Convicted killer seeks parole after 35 years; victim's brother calls his testimony 'nauseating'

A man convicted in the brutal killing of a southern Utah college student 35 years ago says he's changed. But the victim's brother says his testimony simply makes him want to throw up.

A man convicted in the brutal killing of a southern Utah college student 35 years ago says he's changed. But the victim's brother says his testimony simply makes him want to throw up. (Kristin Murphy, Deseret News)


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SALT LAKE CITY — One of the men convicted in the brutal torture killing of a southern Utah college student 35 years ago — who at one point was ordered to serve the rest of his life in prison while his co-defendant is currently on death row — was granted a parole hearing on Tuesday.

On Nov. 22, 1988, Lance Conway Wood, now 56, and Michael Anthony Archuleta, 61, tortured, sexually assaulted and killed 28-year-old Gordon Ray Church and dumped his body in a shallow grave near Kanosh, Millard County, in an area known as Dog Valley.

Both men were convicted of capital murder. But while Archuleta was given a death sentence, a jury could not reach a unanimous decision about Wood's fate, thus sparing him the death penalty. He instead was sentenced to life in prison. In 1990, the Utah Board of Pardons and Parole ordered Wood to serve the rest of his natural life in prison.

That decision was upheld during a rehearing in 1995. In the years that followed, Wood has made several requests for a redetermination hearing. In 2021, the board agreed to take his request under advisement. At that time, due to "Mr. Wood's positive institutional behavior, programming and rehabilitation efforts, consideration of Mr. Wood's age at time of offense, and consideration of current sentencing guidelines," he was granted a parole hearing, according to the board's website.

That hearing was held on Tuesday.

Wood was transferred to a correctional facility in Idaho after his conviction and then to a correctional facility in Oregon in 2013 where he remains today. He appeared by video from Oregon for Tuesday's hearing in Salt Lake City.

During his hearing, Wood described his troubled childhood, how he believes being adopted made him "act out" and how he made selfish choices back then.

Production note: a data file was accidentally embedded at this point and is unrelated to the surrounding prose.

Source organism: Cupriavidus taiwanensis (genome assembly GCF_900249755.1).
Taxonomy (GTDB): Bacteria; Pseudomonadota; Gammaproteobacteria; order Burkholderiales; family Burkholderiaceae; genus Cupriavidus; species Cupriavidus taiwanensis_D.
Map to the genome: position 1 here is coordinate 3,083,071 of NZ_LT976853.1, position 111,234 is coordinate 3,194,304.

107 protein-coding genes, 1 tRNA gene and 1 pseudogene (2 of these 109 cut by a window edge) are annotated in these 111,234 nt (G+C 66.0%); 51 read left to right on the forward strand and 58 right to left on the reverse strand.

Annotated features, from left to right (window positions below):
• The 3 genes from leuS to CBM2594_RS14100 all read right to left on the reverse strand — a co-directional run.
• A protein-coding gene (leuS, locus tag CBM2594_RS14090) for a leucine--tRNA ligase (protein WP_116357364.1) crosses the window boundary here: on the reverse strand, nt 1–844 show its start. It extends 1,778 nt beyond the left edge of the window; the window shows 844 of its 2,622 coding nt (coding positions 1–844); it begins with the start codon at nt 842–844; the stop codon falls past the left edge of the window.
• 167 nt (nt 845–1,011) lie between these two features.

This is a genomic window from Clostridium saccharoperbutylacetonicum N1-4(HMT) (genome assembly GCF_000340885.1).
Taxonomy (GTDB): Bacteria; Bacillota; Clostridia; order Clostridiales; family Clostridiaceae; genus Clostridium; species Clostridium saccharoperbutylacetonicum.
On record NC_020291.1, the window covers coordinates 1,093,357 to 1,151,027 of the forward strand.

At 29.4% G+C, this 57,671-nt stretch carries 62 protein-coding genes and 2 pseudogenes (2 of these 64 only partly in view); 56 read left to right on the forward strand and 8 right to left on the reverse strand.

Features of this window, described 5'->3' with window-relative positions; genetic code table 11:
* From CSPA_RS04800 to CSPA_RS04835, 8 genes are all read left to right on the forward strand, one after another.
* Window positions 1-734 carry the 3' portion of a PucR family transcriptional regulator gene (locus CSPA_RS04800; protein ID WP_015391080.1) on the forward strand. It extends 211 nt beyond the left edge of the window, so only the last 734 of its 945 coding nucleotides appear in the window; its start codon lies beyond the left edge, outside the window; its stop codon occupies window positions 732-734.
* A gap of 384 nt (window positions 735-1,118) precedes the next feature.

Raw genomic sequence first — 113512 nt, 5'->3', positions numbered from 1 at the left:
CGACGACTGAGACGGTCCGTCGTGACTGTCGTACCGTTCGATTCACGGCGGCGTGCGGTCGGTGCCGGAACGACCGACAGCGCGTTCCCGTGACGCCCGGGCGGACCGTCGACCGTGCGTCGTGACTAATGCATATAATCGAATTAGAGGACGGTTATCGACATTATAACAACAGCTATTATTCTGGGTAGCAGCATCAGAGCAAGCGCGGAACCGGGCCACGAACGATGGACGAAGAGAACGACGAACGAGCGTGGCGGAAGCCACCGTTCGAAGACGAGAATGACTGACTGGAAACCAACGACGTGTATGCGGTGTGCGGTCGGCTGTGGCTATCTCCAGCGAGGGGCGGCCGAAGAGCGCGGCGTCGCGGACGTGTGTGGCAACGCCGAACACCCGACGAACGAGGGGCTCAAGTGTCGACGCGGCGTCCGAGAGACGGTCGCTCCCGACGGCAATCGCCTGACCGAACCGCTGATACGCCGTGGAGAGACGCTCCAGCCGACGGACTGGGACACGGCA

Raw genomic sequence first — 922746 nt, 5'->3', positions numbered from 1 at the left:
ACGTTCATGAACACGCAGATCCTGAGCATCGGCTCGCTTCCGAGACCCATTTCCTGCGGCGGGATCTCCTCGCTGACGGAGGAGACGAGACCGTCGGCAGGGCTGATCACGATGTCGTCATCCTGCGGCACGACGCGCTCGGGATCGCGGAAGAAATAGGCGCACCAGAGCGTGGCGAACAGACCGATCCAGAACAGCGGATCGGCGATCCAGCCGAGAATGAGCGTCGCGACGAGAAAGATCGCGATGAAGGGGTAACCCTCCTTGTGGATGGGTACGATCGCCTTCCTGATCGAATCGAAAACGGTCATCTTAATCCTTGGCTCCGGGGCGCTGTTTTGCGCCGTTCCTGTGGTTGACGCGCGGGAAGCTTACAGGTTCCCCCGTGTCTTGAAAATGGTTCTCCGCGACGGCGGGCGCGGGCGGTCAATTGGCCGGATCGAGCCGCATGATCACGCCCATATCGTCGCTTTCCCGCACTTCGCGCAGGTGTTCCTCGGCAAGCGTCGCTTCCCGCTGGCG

"I was a horrible person, for my parents anyway. I put them through a lot," he said Tuesday.

Board of Pardons Vice Chairwoman Melissa Striba noted that Wood's crime was "shockingly violent." While Wood agreed that the "violent nature of the crime is unspeakable," he said his fault was not preventing it from happening.

"There is no excuse for it. … A life was lost," he said, while later adding, "I did not want Church to die."

Wood called his parole officer the next day after the murder saying that he had witnessed Archuleta murder Church. He later led investigators to the crime scene.

During much of his hearing, Wood talked about his accomplishments while incarcerated, how he has actually helped officers while in prison and is currently involved in prison reform to make the system better for everyone — staffers and inmates included.

"There are no excuses. If I was even the fraction of the person I am today, that wouldn't have happened. I can't take that back," he said of his crime. "I'm a different person than who I was."

'A con man and a liar'

But when it was time for Church's brother, Kevin Church, to address the board, it was clear he had heard enough from Wood.

"It's nauseating to listen to this," he said. "He's a con man and a liar. You have never ever accepted responsibility for what you've done."

Church said he's angered that Wood has always referred to himself as simply the accomplice and that he is now bragging about helping corrections officers.

"You changed my family forever and you have never ever said you participated. You're always the accomplice," he said. "You're a tattletale and you're a snitch, that's what you do. … Where were you when my brother was pleading for help?

"To be let out of prison because you're a good-doer now, that would be horrible," Church continued. "You're more evil in my eyes than Archuleta ever will be in my eyes, because he admits what he did. … To sit here and talk about how wonderful you are makes me want to throw up, because you're not. You never were."

Church referenced the 2020 documentary film "Dog Valley" which was made to raise awareness about hate crimes and help the LGBTQ community. Wood agreed to be interviewed for the film, but Archuleta did not. Kevin Church says he was angered by Wood's joking and seemingly flippant attitude in the movie.

At the end of the hearing, Stirba explained that the full five-member board will now vote whether to grant parole, but it will take some time to reach a decision.

"This is a tough case. I know everyone is very anxious for an answer," she said.

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Pat Reavy is a longtime police and courts reporter. He joined the KSL.com team in 2021, after many years of reporting at the Deseret News and KSL NewsRadio before that.

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